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21-02-2010 | Diabetes | Article

High coffee consumption lowers risk for Type 2 diabetes

Abstract

Free abstract

MedWire News: A high level of coffee consumption is associated with a significantly reduced risk for developing Type 2 diabetes in high-risk individuals, report researchers.

Increased consumption of both coffee and tea has previously been associated with a reduced risk for Type 2 diabetes, as reported by MedWire News.

In this study, Ying Zhang (University of Oklahoma Health Sciences Center, Oklahoma City, USA) and colleagues investigated this association further by studying 1141 individuals with normal glucose tolerance from an American-Indian population with a high incidence and prevalence of Type 2 diabetes.

The participants were aged 45–74 years and were followed up for 7.6 years on average for incident Type 2 diabetes. Coffee consumption was recorded at baseline during personal interview sessions.

Writing in the journal Nutrition, Metabolism, and Cardiovascular Diseases, the team report that the incidence of Type 2 diabetes fell with increasing amounts of coffee consumption.

Specifically, the incidence of Type 2 diabetes was 21.6%, 18.9%, 17.2%, 14.5%, 15.9%, and 8.7%, in those who consumed 1–2, 3–4, 5–7, 8–11, and 12 or more cups of coffee per day, respectively.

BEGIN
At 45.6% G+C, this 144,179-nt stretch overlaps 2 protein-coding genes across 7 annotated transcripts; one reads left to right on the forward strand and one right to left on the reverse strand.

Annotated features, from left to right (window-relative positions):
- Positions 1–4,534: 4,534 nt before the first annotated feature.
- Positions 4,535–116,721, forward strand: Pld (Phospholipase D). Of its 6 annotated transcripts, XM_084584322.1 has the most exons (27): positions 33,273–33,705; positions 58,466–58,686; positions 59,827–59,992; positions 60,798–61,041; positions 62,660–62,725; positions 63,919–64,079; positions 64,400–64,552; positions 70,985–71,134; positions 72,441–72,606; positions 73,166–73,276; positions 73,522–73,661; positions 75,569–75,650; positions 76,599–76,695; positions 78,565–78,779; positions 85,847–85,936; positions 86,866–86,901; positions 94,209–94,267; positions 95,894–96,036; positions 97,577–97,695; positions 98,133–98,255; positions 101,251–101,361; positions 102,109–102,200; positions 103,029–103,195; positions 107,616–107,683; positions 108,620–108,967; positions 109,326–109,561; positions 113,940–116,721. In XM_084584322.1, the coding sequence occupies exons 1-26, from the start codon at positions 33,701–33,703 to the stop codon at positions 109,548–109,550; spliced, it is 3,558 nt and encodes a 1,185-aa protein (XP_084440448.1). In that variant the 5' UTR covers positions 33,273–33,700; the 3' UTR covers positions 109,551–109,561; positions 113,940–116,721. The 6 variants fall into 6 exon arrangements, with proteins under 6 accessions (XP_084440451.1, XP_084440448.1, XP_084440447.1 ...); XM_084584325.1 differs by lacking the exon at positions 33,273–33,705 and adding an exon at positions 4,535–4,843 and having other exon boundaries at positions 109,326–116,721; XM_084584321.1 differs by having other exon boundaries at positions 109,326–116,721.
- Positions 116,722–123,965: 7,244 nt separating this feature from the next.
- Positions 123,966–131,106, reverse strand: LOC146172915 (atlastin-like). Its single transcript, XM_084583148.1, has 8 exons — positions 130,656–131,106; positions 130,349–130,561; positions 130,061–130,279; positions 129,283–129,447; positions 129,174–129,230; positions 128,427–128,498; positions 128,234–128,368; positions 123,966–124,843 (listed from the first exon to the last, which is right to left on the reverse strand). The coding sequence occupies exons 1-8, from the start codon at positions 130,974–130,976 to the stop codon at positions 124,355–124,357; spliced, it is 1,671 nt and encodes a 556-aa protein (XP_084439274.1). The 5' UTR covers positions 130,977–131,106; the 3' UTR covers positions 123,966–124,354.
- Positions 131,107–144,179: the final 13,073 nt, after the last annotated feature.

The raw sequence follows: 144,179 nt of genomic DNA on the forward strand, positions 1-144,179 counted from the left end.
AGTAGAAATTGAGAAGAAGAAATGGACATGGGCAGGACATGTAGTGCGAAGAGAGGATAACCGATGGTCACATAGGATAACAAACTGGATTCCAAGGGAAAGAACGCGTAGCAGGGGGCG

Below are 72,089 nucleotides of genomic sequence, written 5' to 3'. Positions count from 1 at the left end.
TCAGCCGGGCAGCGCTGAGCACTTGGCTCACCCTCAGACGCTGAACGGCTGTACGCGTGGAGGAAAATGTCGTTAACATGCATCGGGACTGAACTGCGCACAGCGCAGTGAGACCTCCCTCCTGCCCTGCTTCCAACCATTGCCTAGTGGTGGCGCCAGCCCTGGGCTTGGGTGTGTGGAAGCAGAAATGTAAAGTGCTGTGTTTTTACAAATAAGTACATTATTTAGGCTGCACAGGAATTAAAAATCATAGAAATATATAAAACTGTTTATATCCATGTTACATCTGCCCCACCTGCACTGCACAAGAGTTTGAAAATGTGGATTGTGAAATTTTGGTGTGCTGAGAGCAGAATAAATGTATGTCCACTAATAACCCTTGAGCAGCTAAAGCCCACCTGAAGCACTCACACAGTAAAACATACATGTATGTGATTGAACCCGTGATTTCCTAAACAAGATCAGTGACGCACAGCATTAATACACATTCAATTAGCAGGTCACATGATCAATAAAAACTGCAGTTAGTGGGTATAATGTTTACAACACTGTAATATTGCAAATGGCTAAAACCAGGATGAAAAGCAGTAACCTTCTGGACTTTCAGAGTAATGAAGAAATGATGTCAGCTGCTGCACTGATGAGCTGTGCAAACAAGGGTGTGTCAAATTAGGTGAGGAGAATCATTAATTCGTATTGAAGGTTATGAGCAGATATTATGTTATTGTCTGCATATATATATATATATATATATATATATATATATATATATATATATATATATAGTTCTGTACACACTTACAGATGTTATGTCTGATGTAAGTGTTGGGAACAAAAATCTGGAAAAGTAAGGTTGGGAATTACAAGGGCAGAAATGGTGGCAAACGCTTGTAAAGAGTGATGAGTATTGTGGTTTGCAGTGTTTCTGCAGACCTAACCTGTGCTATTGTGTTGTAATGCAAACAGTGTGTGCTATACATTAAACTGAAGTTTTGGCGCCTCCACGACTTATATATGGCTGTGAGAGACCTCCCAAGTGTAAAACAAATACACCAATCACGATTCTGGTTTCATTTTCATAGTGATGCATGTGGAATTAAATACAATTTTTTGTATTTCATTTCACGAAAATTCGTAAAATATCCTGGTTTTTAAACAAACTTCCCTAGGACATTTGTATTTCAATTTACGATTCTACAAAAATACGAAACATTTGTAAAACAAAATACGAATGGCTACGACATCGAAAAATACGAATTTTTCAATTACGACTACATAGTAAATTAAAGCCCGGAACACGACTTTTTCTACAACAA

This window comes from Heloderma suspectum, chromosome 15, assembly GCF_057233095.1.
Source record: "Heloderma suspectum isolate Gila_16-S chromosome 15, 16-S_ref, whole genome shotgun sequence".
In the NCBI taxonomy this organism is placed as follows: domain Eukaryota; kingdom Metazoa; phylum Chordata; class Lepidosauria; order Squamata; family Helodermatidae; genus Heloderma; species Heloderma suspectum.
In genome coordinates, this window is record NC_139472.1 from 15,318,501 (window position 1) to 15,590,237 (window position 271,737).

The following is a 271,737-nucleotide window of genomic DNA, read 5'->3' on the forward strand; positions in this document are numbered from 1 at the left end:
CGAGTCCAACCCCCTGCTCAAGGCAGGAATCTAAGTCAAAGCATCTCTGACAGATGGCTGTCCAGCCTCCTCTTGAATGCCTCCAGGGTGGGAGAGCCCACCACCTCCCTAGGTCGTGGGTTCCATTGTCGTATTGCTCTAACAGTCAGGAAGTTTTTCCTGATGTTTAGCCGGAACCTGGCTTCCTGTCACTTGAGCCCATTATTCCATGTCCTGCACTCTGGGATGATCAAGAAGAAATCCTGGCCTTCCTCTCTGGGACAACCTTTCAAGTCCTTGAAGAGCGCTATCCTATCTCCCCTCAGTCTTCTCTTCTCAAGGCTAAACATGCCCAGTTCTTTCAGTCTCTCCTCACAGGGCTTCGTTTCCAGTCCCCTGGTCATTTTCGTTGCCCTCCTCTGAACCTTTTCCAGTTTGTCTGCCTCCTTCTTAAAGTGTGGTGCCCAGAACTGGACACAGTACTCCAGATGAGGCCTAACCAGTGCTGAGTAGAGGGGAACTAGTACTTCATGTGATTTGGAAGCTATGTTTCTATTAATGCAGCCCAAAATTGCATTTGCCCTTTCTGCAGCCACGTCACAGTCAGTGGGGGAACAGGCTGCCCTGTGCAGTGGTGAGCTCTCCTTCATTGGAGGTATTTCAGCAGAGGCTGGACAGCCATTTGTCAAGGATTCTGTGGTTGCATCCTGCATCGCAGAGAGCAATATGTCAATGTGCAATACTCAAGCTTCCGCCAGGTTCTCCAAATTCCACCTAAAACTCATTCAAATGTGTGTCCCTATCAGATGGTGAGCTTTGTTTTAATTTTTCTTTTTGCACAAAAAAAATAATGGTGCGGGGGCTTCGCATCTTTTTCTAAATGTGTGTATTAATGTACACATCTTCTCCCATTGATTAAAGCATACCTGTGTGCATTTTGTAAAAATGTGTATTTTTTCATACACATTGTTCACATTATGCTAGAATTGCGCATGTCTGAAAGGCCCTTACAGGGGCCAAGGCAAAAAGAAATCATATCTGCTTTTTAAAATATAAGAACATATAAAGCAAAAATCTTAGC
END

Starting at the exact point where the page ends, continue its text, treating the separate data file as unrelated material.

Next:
Of note, following univariate analysis levels of coffee consumption were positively related to current smoking, and inversely related to hypertension, body mass index, female gender, and waist circumference.

Compared with those who did not drink coffee (n=111), those who drank 12 or more cups per day (n=92) had a significant 67% reduction in risk for developing diabetes over the follow-up period following adjustment for potential confounding factors.

“Further studies are needed to determine whether this association is causal or a result of unmeasured confounders,” conclude the authors.

“The potential effects of high level of coffee consumption on risk for Type 2 diabetes may be important but should be considered in light of putative health effects of coffee, such as potential detrimental effects on blood pressure and sleep quality,” they add.

MedWire (www.medwire-news.md) is an independent clinical news service provided by Current Medicine Group, a trading division of Springer Healthcare Limited. © Springer Healthcare Ltd; 2010

By Helen Albert

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